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Legal Topics in the Works

Torts - Fraud - By Corporate Director

Liability - Piercing the Corporate Veil - When Unnecessary

Meridian Credit Union Limited v. Baig (Ont CA, 2016)

In this case the Court of Appeal commented on the elements of the tort of civil fraud. The case is useful for the fact analysis that the court engaged in respecting the individual elements of fraud:
[26] The Supreme Court of Canada recently affirmed in Hryniak v. Mauldin, 2014 SCC 7 (CanLII), [2014] 1 S.C.R. 87, at para. 87, that a plaintiff asserting a claim for civil fraud must prove the following on a balance of probabilities:

1) A false representation by the defendant;

2) Some level of knowledge of the falsehood of the representation on the part of the defendant (whether knowledge or recklessness);

3) The false representation caused the plaintiff to act;

4) The plaintiff’s actions resulted in a loss.

The court also pointed out that tortious misrepresentations made by directors were directly actionable against them without recourse to the doctrine of piercing the corporate veil:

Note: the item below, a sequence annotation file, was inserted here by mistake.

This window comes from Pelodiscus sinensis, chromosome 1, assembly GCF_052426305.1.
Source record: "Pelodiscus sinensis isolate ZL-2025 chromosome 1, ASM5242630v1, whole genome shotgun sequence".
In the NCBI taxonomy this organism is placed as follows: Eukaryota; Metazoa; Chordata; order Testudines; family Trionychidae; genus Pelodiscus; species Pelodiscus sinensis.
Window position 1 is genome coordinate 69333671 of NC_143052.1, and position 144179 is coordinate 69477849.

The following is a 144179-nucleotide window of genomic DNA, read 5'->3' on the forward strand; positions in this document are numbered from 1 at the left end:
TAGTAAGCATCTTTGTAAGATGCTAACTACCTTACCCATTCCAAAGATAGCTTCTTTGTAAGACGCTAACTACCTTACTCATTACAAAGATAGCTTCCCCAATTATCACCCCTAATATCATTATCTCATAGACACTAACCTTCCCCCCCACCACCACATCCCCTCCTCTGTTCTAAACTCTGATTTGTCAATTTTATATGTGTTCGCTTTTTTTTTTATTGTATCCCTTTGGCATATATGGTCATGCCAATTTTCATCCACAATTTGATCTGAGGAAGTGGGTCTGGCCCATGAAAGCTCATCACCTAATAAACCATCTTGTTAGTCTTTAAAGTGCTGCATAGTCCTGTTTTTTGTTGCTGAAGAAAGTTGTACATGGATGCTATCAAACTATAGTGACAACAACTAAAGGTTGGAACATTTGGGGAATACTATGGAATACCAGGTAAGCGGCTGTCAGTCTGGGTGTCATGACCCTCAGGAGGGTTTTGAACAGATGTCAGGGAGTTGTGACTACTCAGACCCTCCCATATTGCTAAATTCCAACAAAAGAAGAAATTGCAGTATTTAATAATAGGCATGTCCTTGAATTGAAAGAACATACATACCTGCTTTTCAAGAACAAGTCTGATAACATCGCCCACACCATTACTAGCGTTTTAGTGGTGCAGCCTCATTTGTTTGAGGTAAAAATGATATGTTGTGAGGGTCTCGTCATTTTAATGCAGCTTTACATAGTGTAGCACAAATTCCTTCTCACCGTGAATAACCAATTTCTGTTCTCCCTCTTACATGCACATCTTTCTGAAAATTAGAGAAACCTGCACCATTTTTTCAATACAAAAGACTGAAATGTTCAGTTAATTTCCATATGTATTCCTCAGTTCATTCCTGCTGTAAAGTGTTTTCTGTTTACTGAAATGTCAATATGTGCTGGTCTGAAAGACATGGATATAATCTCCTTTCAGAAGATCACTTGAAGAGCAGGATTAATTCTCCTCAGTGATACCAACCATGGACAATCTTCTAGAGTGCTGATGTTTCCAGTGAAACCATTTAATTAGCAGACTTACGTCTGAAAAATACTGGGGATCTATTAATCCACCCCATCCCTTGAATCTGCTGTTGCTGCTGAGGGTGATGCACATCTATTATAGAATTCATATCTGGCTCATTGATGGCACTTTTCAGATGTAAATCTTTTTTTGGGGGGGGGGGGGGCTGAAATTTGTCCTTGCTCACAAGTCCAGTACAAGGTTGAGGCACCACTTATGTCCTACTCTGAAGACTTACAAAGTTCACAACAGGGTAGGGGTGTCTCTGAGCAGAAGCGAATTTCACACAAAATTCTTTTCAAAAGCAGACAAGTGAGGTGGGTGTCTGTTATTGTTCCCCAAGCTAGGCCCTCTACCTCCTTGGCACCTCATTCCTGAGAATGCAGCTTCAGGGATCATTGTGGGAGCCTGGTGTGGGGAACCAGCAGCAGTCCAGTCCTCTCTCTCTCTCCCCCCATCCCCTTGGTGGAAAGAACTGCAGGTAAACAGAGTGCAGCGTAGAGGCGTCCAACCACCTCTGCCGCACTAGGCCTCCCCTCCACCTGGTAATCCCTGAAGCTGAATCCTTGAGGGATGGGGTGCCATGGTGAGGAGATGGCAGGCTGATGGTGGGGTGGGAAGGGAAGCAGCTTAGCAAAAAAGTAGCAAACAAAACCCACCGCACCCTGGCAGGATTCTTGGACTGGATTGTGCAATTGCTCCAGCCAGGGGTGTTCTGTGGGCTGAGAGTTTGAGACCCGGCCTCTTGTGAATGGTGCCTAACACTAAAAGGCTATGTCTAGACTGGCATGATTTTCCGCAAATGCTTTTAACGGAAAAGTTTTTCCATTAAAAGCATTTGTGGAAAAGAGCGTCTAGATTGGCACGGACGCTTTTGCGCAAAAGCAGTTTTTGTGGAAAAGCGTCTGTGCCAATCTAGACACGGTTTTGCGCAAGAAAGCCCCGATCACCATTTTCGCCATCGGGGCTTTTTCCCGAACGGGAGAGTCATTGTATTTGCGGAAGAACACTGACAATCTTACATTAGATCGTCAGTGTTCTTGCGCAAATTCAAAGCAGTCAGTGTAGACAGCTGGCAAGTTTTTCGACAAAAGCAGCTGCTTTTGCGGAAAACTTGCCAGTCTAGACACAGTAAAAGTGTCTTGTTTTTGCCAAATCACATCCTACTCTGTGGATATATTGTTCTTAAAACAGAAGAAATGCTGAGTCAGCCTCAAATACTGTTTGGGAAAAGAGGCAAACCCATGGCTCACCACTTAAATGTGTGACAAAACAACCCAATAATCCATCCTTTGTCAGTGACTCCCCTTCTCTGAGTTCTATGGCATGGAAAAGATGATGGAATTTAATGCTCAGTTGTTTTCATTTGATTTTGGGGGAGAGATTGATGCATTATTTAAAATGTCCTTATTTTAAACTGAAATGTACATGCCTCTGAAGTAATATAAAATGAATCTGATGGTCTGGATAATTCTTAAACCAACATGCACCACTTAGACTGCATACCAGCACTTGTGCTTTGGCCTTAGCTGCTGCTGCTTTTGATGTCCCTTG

[39] Subject to an exception that does not apply in this case, “[t]he consistent line of authority in Canada holds simply that, in all events, officers, directors and employees of corporations are responsible for their tortious conduct even though that conduct was directed in a bona fide manner to the best interests of the company”: ADGA Systems International Ltd. v. Valcom Ltd. (1999), 1999 CanLII 1527 (ON CA), 168 D.L.R. (4th) 351 (Ont. C.A.), at para. 18. ...

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